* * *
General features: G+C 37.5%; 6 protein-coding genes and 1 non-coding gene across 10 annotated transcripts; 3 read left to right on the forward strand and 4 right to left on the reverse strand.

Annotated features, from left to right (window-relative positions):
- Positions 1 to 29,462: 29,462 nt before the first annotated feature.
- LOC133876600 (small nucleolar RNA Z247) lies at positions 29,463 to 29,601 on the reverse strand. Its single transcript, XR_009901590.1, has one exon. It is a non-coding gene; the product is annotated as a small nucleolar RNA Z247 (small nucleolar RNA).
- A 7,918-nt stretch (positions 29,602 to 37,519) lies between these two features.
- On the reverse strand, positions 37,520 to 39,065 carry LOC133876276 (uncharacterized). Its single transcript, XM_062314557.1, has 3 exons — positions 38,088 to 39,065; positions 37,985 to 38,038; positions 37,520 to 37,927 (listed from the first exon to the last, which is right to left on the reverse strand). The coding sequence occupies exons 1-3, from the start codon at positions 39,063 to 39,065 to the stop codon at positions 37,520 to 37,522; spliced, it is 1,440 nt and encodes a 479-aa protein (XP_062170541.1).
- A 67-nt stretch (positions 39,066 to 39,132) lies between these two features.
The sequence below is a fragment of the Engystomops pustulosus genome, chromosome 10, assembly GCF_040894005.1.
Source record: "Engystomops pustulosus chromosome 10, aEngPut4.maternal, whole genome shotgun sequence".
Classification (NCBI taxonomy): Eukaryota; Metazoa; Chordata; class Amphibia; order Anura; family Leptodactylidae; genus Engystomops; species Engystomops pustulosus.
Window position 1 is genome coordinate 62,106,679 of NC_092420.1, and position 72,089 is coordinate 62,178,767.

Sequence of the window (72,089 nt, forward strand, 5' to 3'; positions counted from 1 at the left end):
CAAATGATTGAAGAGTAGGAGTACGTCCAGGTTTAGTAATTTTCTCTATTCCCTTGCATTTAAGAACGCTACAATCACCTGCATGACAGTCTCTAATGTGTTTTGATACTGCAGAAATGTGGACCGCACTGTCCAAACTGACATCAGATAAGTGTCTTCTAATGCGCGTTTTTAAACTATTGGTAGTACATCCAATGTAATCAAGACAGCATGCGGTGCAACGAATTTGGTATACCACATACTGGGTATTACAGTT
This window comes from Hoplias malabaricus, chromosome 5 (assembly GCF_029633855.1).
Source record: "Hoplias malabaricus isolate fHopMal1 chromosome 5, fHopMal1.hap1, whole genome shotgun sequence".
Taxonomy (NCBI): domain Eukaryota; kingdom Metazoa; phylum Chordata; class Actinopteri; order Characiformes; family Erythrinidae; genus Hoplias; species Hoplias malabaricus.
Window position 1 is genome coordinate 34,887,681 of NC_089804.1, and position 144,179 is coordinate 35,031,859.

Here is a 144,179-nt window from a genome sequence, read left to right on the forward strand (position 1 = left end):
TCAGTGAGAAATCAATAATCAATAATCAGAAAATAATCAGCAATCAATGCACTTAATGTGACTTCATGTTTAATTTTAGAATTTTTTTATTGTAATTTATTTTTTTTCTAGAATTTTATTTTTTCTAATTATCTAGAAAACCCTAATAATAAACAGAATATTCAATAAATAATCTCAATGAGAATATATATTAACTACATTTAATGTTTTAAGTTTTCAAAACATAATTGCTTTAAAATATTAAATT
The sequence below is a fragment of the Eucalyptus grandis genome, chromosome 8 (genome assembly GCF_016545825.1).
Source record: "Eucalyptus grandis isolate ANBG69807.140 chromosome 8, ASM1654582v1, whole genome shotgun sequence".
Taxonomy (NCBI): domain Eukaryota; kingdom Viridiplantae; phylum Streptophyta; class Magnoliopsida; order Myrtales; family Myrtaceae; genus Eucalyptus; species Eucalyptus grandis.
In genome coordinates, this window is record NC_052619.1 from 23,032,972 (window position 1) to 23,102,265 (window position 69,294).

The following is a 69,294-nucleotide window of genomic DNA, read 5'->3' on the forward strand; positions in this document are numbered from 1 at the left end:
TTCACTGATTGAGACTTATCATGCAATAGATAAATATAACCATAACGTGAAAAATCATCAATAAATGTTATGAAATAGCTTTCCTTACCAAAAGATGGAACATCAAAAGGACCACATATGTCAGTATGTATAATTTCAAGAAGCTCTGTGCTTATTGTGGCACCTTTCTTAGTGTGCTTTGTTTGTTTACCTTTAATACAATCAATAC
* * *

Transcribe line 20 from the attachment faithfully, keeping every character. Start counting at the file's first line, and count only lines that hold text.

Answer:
The sequence below is a fragment of the Eucalyptus grandis genome, chromosome 8 (genome assembly GCF_016545825.1).